It is perhaps inescapable that a medium created by technological progress will ultimately be destroyed by it.  Unlike static media (e.g. literature, painting, sculpture), a technologically induced medium is always changing as its technology changes.  And in the process whole artforms are created and destroyed.  Silent film is an obvious example.  Anyone who’s watched silent films extensively can identify a certain magic that was erased, or at the very least drowned out, by the advent of sound.  Silent film is not just a talkie on mute.  It had its own laws, conventions, strengths and weaknesses.  Ozu was famously resisted switching to sound because he felt he was on the brink of mastering the art of silent film.  It wasn’t the novelty of sound that destroyed silent film.  Unlike technologically static media, silent film had identified itself with a new technology and when that technology advanced it disappeared.

To a great extent,  I think that the relationship between ukiyo-e and photography was similar to the relationship between film and television.  In neither case did one really prove a substitute for the other but the newer and cheaper technology sufficiently crippled the older industry so that it never really came back.  The response to the Japanese prints continued in a radically more “artistic” vein, in the “creative print” movements of the 20th century.  And the film world split: artistic films became more and more austere and even anti-commercial at times while “mainstream” films were commercialized in a soul-extinguishing way that needs no description for readers today.  (Once again, I’m not talking about all films but rather “your average film:” the box office leaders and what have you.)

In Japan, the effects of television were striking.  The watershed event that changed the cultural landscape of Japan was the 1964 Tokyo Olympics.  (Of course, for many of us the cinema died on December 12, 1963 but we’ll save that discussion for later.)  In 1958, only 10% of the population had television sets but by 1964, over 80% of the population watched the inaugural ceremony of the Olympics, many on television.  According to Anderson, by the mid-60s 60% of Japanese homes had televisions and by 1970 over 95%.  Though the economy was strong,  the film industry suffered tremendously and attendance fell directly with the adoption of television:  in 1958 annual movie attendance was 1,127 million but by 1975 it was only 170 million–a fall of 85%. (See this interesting article for more on the history of TV in Japan.)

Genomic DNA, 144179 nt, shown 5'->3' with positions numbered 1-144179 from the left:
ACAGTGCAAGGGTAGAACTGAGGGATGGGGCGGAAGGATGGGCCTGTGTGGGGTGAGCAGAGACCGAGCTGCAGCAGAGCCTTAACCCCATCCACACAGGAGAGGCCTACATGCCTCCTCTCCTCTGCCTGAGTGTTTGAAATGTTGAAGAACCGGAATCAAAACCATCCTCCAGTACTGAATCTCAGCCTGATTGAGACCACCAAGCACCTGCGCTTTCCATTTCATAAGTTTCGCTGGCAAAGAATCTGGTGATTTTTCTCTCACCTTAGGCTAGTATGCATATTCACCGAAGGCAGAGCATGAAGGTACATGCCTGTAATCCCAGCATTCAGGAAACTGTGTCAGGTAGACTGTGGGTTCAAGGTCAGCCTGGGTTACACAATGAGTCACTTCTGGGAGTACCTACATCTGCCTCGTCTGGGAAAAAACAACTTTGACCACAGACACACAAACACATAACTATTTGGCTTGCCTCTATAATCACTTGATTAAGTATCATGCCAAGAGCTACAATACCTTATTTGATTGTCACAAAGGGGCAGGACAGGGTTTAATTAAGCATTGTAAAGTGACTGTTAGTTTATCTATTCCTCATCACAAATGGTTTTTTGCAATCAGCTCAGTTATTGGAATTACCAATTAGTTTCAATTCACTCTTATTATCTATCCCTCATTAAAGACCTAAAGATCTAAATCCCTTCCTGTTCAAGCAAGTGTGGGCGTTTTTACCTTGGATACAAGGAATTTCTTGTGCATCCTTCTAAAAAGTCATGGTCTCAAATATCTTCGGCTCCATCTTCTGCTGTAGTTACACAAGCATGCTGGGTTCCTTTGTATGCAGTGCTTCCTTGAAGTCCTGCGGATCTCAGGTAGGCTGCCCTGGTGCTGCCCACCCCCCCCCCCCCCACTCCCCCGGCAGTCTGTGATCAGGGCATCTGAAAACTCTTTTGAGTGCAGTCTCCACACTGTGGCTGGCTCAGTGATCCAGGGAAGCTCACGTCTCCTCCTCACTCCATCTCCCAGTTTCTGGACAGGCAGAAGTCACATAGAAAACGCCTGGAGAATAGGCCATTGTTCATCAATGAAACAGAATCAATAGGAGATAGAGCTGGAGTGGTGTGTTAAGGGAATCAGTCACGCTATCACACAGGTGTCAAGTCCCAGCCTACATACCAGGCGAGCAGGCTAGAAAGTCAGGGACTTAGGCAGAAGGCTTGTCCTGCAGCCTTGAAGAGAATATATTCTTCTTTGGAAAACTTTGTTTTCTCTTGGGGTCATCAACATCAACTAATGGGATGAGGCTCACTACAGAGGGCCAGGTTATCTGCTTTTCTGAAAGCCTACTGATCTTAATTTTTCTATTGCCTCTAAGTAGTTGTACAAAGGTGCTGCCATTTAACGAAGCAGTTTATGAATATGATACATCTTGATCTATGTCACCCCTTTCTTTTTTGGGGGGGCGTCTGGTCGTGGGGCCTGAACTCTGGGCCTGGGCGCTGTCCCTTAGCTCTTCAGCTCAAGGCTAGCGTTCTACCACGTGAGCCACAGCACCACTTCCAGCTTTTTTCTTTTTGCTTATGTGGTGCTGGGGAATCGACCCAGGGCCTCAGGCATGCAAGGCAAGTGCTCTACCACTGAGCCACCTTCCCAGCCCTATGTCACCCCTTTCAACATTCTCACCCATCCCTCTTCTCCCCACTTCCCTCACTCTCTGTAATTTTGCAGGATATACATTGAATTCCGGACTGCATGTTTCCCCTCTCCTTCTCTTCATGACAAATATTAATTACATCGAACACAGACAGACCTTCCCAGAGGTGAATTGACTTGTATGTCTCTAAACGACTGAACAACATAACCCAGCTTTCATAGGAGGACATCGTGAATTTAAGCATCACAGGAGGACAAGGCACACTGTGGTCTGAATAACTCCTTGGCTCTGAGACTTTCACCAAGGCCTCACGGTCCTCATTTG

Daiei, which produced Rashomon (dir. Akira Kurosawa, 1950) and other classics, went bankrupt along with many other small companies.  Shochiku, Nikkatsu and Toho survived thanks to their diversified interests.  Thus the rise of Shochiku bowling alleys and Nikkatsu office buildings.  The justifiable panic which engulfed the studios was translated into a harshly commercialist attitude which alienated all of the great directors and arguably drove away even more viewers.  Until the advent of TV,  the “studio system” reigned.  That means that the directors were retained by a studio and given more or less creative freedom.  As part of the TV panic, they switched to the “producer system” in which the decision of what gets made and how devolves to someone who is selected for their business sense alone.  After 1964, Kurosawa almost stopped making films.  Gosho and Naruse were crushed by the new rules.  Ichikawa had to switch off between masterpieces and plebeian crowdpleasers in order to eat.  Now, in 2009, with Okuribito taking the Best Foreign Film Oscar, there’s talk of a national cinema revival.  I hope it’s true.

The golden age was born when film technology plateaued in the 1930s and kept enough of a lock on the crowd that the studios could comfortably support directors and producers who made what they wanted to, what they believed in.  As that comfort slipped away, the film industry has settled into a much more ruthlessly commercial enterprise.  Television is in many ways a further development of the film medium–cheaper, more convenient–and its rise put the film industry through a trauma from which it has never recovered.

In closing, I’d pose the same question about television.  Namely, we see today a growing irrelevance of TV as a medium because everything can be obtained less painfully on the internet.  What will this mean for the future of TV?  Will anyone care about HDTV when you can stream HD quality video on your fiber optically linked computer?  What will the media companies do in response.  Here’s one prediction.  Have any others?